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|Title:||Challenges and opportunities in the manufacture and expansion of cells for therapy|
|Citation:||Expert Opinion on Biological Therapy, 2017; 17(10):1221-1233|
|Publisher:||Taylor & Francis|
|Joachim H. Maartens, Elena De-Juan-Pardo, Felix M. Wunner, Antonio Simula, Nicolas H. Voelcker, Simon C. Barry and Dietmar W. Hutmacher|
|Abstract:||Introduction: Laboratory-based ex vivo cell culture methods are largely manual in their manufacturing processes. This makes it extremely difficult to meet regulatory requirements for process validation, quality control and reproducibility. Cell culture concepts with a translational focus need to embrace a more automated approach where cell yields are able to meet the quantitative production demands, the correct cell lineage and phenotype is readily confirmed and reagent usage has been optimized. Areas covered: This article discusses the obstacles inherent in classical laboratory-based methods, their concomitant impact on cost-of-goods and that a technology step change is required to facilitate translation from bed-to-bedside. Expert opinion: While traditional bioreactors have demonstrated limited success where adherent cells are used in combination with microcarriers, further process optimization will be required to find solutions for commercial-scale therapies. New cell culture technologies based on 3D-printed cell culture lattices with favourable surface to volume ratios have the potential to change the paradigm in industry. An integrated Quality-by-Design /System engineering approach will be essential to facilitate the scaled-up translation from proof-of-principle to clinical validation.|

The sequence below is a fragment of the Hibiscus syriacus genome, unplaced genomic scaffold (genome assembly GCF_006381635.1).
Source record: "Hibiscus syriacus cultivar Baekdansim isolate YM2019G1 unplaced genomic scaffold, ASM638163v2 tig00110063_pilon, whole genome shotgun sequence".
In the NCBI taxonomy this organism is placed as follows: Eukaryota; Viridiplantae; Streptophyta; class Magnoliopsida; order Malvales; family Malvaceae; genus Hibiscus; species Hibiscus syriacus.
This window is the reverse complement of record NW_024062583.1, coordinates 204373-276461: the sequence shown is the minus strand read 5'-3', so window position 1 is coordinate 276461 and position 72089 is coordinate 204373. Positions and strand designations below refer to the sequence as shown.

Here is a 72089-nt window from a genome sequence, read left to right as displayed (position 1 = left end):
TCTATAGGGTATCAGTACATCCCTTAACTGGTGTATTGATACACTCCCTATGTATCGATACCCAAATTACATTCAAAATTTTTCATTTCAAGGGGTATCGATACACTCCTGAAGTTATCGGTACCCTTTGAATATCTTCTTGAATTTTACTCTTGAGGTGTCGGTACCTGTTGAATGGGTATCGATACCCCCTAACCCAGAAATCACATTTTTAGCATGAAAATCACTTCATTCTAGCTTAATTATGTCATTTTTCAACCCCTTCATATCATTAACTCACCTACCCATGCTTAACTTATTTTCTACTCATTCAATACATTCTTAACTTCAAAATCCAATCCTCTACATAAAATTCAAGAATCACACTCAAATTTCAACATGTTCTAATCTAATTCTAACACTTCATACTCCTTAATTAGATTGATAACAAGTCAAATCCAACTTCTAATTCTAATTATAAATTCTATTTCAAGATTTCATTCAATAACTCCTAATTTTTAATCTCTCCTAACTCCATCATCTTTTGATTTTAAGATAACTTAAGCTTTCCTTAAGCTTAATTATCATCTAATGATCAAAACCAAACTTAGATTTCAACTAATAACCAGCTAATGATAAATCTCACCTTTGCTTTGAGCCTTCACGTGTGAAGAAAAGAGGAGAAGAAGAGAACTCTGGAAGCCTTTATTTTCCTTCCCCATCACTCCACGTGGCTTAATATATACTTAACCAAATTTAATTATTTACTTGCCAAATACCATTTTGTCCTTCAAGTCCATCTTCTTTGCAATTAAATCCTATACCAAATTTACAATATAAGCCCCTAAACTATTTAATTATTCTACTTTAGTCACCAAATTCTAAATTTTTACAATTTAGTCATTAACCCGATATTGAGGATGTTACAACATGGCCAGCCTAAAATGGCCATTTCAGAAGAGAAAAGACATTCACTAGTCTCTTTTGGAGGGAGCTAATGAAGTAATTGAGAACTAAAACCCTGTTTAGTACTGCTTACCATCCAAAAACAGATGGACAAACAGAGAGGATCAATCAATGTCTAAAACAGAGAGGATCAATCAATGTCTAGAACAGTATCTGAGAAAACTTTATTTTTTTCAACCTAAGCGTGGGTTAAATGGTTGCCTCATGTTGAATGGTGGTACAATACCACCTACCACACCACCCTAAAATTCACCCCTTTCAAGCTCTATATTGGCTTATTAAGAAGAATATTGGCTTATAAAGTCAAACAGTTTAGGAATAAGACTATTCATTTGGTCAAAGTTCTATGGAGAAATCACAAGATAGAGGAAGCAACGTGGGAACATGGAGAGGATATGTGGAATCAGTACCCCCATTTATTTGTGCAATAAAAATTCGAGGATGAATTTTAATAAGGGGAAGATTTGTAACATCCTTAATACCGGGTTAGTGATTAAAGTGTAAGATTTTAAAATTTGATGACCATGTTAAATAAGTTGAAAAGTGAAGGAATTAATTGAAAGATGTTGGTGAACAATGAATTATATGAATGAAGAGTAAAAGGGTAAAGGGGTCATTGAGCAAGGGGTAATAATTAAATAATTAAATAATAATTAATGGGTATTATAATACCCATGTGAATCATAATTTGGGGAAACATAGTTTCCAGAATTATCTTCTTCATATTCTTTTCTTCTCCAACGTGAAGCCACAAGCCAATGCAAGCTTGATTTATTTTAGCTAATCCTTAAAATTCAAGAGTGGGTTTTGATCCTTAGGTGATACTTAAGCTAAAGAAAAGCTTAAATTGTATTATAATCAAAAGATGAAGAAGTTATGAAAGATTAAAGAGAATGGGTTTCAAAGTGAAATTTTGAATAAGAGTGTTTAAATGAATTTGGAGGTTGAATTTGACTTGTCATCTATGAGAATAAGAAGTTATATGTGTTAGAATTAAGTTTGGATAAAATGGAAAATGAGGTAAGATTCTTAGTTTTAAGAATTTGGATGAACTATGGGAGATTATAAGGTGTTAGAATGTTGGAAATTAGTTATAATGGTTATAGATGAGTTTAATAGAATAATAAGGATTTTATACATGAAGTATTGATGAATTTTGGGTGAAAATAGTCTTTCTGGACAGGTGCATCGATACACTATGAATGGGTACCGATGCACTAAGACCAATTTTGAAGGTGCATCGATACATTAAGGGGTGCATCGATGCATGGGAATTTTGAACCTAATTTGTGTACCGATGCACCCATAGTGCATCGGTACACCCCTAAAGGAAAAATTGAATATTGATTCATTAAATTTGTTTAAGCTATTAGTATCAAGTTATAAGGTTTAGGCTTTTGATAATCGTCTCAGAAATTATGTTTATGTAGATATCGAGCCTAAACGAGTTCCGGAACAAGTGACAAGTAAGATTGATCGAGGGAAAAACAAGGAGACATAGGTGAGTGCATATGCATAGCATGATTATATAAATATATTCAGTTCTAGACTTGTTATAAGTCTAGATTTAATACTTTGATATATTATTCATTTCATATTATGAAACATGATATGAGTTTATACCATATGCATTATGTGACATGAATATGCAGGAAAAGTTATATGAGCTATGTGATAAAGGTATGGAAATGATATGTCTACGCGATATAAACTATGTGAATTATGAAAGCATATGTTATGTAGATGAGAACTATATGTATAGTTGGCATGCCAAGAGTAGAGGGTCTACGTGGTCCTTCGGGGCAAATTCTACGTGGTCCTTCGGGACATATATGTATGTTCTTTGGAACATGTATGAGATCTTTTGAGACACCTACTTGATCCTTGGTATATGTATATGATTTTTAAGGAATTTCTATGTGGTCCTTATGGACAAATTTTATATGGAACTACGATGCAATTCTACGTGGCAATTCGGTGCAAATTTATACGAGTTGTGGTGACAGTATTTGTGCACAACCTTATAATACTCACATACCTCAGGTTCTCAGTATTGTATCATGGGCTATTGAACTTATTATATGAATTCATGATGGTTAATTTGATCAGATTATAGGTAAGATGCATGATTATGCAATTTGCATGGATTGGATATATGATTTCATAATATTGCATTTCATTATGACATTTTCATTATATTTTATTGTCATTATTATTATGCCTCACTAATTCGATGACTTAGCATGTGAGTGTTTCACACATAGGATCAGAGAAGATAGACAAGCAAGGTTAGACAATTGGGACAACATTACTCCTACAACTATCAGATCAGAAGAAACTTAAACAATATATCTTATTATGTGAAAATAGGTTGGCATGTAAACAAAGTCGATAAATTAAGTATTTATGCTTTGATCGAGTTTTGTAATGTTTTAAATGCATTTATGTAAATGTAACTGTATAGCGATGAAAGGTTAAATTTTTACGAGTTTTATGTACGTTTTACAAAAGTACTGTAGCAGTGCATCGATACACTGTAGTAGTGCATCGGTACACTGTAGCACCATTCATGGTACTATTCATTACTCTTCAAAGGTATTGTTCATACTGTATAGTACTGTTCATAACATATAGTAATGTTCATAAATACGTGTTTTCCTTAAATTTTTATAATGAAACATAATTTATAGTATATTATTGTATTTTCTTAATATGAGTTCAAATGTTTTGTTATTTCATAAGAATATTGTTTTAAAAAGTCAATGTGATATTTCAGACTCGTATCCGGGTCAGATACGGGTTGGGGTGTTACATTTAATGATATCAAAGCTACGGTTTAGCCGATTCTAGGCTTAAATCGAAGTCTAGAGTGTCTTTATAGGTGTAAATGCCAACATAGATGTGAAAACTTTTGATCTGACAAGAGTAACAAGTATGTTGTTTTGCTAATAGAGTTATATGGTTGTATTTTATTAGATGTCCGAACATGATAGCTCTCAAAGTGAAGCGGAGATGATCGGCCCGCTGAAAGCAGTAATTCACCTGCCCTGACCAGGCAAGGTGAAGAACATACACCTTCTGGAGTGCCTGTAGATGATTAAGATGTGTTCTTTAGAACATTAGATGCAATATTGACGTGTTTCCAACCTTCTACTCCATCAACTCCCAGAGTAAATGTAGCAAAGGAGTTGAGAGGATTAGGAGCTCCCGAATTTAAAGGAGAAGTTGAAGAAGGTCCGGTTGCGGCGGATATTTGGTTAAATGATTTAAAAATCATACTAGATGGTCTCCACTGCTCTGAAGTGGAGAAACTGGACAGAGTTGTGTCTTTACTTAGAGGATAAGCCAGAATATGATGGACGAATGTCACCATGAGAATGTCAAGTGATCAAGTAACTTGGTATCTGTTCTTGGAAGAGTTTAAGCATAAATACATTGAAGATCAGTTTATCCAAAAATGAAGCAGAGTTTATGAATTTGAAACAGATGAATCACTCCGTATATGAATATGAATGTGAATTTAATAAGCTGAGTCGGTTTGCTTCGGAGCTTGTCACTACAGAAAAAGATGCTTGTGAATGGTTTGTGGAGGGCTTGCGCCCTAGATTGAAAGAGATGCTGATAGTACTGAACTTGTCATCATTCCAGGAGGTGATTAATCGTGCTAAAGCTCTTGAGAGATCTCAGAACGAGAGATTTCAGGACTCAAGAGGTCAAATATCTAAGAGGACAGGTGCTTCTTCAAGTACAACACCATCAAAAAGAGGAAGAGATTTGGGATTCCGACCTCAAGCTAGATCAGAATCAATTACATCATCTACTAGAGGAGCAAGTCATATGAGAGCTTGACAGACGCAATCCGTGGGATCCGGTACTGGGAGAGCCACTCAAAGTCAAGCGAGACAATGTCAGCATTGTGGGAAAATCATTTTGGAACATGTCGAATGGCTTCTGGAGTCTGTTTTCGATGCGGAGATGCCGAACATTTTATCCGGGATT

|Keywords:||3D printed cell culture lattice; cell therapy; cost-of-goods; melt electro-spinning writing; norms; quality-by-design; systems engineering; T cells; translation|
|Rights:||© 2017 Informa UK Limited, trading as Taylor & Francis Group|
|Appears in Collections:||Paediatrics publications|
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